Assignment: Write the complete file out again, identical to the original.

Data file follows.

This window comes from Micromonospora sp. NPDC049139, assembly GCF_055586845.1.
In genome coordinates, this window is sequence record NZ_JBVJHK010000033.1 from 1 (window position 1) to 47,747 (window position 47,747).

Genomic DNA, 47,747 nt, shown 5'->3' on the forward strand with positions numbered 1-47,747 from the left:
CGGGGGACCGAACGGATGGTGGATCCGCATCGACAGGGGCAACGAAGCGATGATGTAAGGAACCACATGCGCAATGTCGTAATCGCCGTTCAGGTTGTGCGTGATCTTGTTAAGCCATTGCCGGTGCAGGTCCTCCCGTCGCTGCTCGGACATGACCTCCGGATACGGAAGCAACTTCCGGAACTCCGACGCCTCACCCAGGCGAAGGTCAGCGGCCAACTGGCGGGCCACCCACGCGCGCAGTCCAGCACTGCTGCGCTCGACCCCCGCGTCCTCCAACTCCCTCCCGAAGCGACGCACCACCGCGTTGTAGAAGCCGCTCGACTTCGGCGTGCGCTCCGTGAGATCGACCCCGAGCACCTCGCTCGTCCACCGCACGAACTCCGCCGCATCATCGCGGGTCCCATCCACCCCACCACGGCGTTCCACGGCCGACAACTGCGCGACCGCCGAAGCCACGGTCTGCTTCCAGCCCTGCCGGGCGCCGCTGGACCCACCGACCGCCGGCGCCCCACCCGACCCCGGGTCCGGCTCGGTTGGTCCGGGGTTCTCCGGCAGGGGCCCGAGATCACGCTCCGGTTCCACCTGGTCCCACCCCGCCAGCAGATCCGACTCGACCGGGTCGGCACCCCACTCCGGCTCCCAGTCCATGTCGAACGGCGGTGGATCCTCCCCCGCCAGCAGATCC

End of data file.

This window comes from Micromonospora sp. NPDC049139, assembly GCF_055586845.1.
In genome coordinates, this window is sequence record NZ_JBVJHK010000033.1 from 1 (window position 1) to 47,747 (window position 47,747).

Genomic DNA, 47,747 nt, shown 5'->3' on the forward strand with positions numbered 1-47,747 from the left:
CGGGGGACCGAACGGATGGTGGATCCGCATCGACAGGGGCAACGAAGCGATGATGTAAGGAACCACATGCGCAATGTCGTAATCGCCGTTCAGGTTGTGCGTGATCTTGTTAAGCCATTGCCGGTGCAGGTCCTCCCGTCGCTGCTCGGACATGACCTCCGGATACGGAAGCAACTTCCGGAACTCCGACGCCTCACCCAGGCGAAGGTCAGCGGCCAACTGGCGGGCCACCCACGCGCGCAGTCCAGCACTGCTGCGCTCGACCCCCGCGTCCTCCAACTCCCTCCCGAAGCGACGCACCACCGCGTTGTAGAAGCCGCTCGACTTCGGCGTGCGCTCCGTGAGATCGACCCCGAGCACCTCGCTCGTCCACCGCACGAACTCCGCCGCATCATCGCGGGTCCCATCCACCCCACCACGGCGTTCCACGGCCGACAACTGCGCGACCGCCGAAGCCACGGTCTGCTTCCAGCCCTGCCGGGCGCCGCTGGACCCACCGACCGCCGGCGCCCCACCCGACCCCGGGTCCGGCTCGGTTGGTCCGGGGTTCTCCGGCAGGGGCCCGAGATCACGCTCCGGTTCCACCTGGTCCCACCCCGCCAGCAGATCCGACTCGACCGGGTCGGCACCCCACTCCGGCTCCCAGTCCATGTCGAACGGCGGTGGATCCTCCCCCGCCAGCAGATCC